For centuries, letters have delivered gratitude and good news. And, with the mere lick of a postage stamp, sincere, honest, and timely thanks can make anybody’s day.
Sadly, the U.S. Postal Service plans to stop delivering and collecting letters and other first-class mail on Saturdays starting August 5, 2013. This marks the end of an era, which started Saturday mail delivery in 1863, reports CNN.
The U.S. Postal Service reported a loss of $16 billion in 2012, but the new plan will save roughly $2 billion per year. “It’s a responsible decision. It makes common sense,” said Patrick Donahoe, postmaster general and CEO of the postal service to CNN.
Sometimes it’s just about business.
But, just because mail delivery will suffer, doesn’t mean your expressions of gratitude to clients or employees have to. Once, the pony express wouldn’t give up, night or day, rain or shine. Now, it’s your law firm’s opportunity to ensure that posting letters doesn’t become an anachronism of the age.
Here are five letters your law firm should not forget to write:
1. Thank-you letters. Yes, the holiday party was de facto mandatory, but that doesn’t mean name partners shouldn’t write letters of thanks. Thank you notes should be specific to each person, hand-written and sincere.
2. Acceptance letters. Just because your assistant is in charge of drafting all associate offer letters, doesn’t mean your firm shouldn’t put in any effort in writing an acceptance letters for new hires. Don’t forget to focus on “you” as opposed to “we”. Instead of “we enjoyed meeting you,” or “we look forward to having you join our team,” try “you showed exceptional promise among an already impressive class of first-years,” or “you were poised and primed for work—characteristics to be admired.”
3. Rejection letters. Sometimes law firms must give bad news. Perhaps it’s human resources’ rejection of an employee application or maybe it’s the unfortunate lay-off of an esteemed attorney. Rejection letters are not fun to write, but they’re even worse to read. That’s why you should be as direct as possible. Don’t use flowery language. At the same time, don’t beat around the bush. Be courteous but honest in your reasons for rejection—your reader will be glad for it. Finally, as uncomfortable as it may be, it’s important to write rejection letters because worse than the words inside them is a lack of communication whatsoever.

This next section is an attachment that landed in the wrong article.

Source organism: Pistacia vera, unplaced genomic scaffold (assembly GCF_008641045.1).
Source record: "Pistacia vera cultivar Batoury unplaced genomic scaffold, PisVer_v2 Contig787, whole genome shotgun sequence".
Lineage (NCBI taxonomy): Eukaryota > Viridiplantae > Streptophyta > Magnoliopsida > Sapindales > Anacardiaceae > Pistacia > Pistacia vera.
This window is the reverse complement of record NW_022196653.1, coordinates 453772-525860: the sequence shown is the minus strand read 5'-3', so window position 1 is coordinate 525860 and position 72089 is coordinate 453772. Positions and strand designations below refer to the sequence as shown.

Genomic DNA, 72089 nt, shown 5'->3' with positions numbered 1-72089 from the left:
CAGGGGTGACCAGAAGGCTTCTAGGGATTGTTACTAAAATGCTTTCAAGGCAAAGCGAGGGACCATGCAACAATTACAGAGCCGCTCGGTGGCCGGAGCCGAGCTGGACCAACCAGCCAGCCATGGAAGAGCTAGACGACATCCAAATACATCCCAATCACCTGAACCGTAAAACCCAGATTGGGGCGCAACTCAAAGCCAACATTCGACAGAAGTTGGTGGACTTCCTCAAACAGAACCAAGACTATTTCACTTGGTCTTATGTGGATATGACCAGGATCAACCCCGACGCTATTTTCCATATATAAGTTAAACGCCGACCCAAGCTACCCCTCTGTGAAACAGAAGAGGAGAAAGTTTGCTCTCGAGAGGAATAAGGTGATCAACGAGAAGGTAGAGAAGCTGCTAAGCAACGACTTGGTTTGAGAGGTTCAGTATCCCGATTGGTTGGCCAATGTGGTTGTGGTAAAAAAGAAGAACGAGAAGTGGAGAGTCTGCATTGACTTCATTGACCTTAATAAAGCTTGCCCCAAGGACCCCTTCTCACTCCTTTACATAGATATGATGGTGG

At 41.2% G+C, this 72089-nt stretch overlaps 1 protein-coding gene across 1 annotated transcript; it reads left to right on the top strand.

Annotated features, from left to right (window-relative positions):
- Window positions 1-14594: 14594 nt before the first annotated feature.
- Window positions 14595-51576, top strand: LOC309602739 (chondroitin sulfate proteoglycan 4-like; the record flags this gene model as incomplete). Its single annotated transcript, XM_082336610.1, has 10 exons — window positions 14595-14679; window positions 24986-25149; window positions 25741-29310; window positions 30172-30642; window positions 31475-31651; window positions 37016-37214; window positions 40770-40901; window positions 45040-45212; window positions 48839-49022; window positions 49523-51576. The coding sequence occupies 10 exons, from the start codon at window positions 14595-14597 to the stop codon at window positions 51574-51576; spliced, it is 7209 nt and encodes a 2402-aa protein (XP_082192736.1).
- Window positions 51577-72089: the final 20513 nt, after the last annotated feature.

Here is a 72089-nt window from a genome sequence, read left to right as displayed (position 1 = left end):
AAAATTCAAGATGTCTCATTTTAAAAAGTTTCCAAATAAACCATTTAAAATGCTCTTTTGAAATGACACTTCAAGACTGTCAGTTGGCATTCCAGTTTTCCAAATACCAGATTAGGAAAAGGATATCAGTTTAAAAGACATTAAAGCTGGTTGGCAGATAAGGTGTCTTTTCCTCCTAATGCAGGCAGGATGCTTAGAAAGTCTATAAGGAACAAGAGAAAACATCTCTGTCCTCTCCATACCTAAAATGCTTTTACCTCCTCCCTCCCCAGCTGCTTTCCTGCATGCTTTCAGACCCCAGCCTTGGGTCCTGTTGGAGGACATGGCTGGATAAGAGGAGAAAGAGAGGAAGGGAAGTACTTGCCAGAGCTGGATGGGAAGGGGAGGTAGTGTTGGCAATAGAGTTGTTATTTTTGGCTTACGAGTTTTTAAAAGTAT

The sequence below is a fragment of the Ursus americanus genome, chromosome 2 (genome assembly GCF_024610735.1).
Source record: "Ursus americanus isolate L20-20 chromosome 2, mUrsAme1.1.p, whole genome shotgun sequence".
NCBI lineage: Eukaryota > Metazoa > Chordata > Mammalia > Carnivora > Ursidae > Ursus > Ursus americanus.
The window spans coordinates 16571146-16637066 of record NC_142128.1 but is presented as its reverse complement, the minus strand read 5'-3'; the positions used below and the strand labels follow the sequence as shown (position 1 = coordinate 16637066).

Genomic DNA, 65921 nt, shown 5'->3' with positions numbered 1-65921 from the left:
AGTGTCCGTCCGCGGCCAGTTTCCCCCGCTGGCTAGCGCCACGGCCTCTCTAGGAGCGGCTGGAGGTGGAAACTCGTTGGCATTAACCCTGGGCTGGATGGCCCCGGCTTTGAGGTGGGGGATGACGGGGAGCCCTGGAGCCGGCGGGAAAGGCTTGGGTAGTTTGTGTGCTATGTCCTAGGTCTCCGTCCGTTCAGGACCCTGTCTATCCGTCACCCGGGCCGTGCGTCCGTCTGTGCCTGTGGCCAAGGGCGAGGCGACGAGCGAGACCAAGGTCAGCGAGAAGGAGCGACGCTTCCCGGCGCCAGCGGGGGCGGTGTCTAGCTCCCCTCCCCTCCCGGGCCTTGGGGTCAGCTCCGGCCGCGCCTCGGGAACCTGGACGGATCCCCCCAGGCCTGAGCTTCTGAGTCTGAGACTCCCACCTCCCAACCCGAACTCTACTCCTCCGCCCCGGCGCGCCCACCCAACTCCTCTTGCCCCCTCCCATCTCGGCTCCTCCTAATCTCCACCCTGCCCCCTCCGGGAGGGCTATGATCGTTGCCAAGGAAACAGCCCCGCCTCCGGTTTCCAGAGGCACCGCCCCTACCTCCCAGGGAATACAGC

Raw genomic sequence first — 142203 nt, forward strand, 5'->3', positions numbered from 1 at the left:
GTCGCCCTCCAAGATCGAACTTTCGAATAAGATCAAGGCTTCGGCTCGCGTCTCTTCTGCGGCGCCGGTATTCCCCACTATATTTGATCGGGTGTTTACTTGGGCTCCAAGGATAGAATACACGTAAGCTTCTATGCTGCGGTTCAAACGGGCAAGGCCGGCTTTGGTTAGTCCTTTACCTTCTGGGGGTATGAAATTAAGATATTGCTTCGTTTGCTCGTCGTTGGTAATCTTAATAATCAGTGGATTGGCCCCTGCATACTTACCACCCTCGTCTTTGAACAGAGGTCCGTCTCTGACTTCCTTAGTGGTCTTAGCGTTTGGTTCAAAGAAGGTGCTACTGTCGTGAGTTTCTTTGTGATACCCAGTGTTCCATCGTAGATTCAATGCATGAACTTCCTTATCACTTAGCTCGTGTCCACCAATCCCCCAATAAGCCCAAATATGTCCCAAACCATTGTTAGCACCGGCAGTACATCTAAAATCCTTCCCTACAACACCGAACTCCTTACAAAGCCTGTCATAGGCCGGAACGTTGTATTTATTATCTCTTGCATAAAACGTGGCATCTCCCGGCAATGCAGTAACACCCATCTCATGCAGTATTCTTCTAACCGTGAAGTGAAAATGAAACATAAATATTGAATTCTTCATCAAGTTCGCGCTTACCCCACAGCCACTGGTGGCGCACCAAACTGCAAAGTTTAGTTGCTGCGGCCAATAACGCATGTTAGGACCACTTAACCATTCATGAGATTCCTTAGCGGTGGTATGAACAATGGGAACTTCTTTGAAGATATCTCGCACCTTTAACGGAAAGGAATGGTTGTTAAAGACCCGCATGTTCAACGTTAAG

4. Client engagement letters. It’s not corny to welcome a new client on board! In fact, personalized letters to clients—whether confirming their engagement with the firm or simply “checking in” on a monthly basis—are a way to maintain relationships with current clients. It may also help boost the positive word-of-mouth recommendations that are responsible for attracting new ones.
5. Letters of praise. Don’t write letters of complaint. Although it may be tempting when you feel cheated or insulted, for example, of all people, lawyers should know the consequences of putting things in writing. So, each time you’re inspired to write a letter of protest, write one of praise, instead. Choose an employee who has exhibited exceptional work product of late (or, if you must, just choose one at random!). Write him or her a brief note of appreciation for their positive attitude, attention to detail, or ability to work well in teams. Whatever the reason, writing a letter that will make a person’s day (and likely make them more productive) is far better than writing a letter that, well, won’t.
The U.S. Postal Service may be cutting back on mail, but your firm shouldn’t look to.
There’s a reason this government agency has accumulated so much debt. Despite the best efforts of Google, Yahoo, and AOL, there’s nothing like the postman saying, “you’ve got mail” in person.
Law firms manage a business, team of associates, and group of clients that can all benefit from a few key mailed letters. Personalization and postage lead to success.